How America changed its mind on gay marriage

How America changed its mind on gay marriage June 3, 2024

In 1989, neuropsychologist Marshall Kirk and advertising executive Hunter Madsen joined their psychological and marketing expertise to chart a game plan to make same-sex marriage the law (and sentiment) of the land:

  • Focus on the normalization of homosexuality.
  • Identify churches that can be manipulated to promote homosexuality and the idea that gays are victims.
  • Convince Americans that the issue is anti-discrimination, not gay rights.
  • Reclaim or invent a noble history of gay people.
  • Caricature opponents of gay marriage as hateful.

Their book became a seminal reading for gay activists. And their game plan worked. According to Gallup, 68 percent of Americans opposed same-sex marriage in 1996; today, 71 percent support it.

Now activists have an entire “Pride Month” in which to pursue their four-fold strategy: normalize LGBTQ behavior, legalize it, stigmatize those who oppose their agenda, and criminalize such opposition.

Meanwhile, evangelicals like me will be writing articles like this one seeking to counter their strategy. Why?

After all, we live in a free country where legislated morality is typically defined as keeping us from harming each other. If people want to live in same-sex relations, “transition” their gender, or otherwise identify with LGBTQ ideology, what harm are they causing others? What business is it of mine?

Is my opposition, at its root, not homophobic discrimination?

Three defensible reasons to oppose Pride Month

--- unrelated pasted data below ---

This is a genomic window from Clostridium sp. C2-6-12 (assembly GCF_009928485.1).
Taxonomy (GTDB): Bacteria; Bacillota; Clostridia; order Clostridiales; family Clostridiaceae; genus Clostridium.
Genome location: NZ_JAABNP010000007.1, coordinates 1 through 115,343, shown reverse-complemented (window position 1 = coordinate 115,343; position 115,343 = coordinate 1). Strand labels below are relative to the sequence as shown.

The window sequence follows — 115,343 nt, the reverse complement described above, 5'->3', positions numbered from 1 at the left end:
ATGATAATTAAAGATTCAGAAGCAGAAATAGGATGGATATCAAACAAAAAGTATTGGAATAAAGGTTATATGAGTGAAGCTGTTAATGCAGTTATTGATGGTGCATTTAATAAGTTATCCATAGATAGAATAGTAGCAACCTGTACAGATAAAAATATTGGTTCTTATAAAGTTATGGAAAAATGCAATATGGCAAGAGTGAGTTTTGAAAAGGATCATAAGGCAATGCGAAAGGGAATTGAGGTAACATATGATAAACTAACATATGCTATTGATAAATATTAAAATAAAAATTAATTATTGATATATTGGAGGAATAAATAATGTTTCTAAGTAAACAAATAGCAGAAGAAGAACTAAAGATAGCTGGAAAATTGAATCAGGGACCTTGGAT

There are three reasons evangelicals oppose Pride Month agendas that are defensible, and one reason that is not.

One: We genuinely believe LGBTQ lifestyles harm those who practice them.

The Cass Report is just one example of recent research demonstrating that “gender-affirming therapies” are often damaging to those who experience them. We are likewise alarmed about legislation limiting (and even criminalizing) parental engagement with regard to “transitioning” children. And we are concerned about the unfairness of biological men competing in women’s sports. These are just a few of the many reasons we believe we are “speaking the truth in love” on this issue (Ephesians 4:15).

Two: We believe that rejecting biblical morality threatens our future as a nation.

We must keep God’s covenant to experience its blessings (cf. Psalm 132:12). This is not legalism: obedience positions us to receive God’s best for us. By contrast, a holy Father cannot reward sin without committing sin and encouraging that which harms us (cf. Isaiah 27:11; Joel 3). “The wicked shall return to Sheol, all the nations that forget God” (Psalm 9:17), but “blessed is the nation whose God is the Lᴏʀᴅ” (Psalm 33:12).

Three: We are alarmed by the rising assault on religious freedom.

Recent legislation requiring schools to open girls’ bathrooms to biological boys is just one example of ways LGBTQ advocates seek to force compliance regardless of religious disagreement or freedom. As Judge Ken Starr warned, religious liberty and the separation of church and state are increasingly in crisis today.

Americans are starting to enjoy hating each other

Here is the indefensible reason for opposing Pride Month ideology: viewing its advocates as our enemies. When we caricature or slander Pride Month advocates, we forfeit our ability to be used by the God who “is” love (1 John 4:8) and adopt the manipulative methods of our broken culture.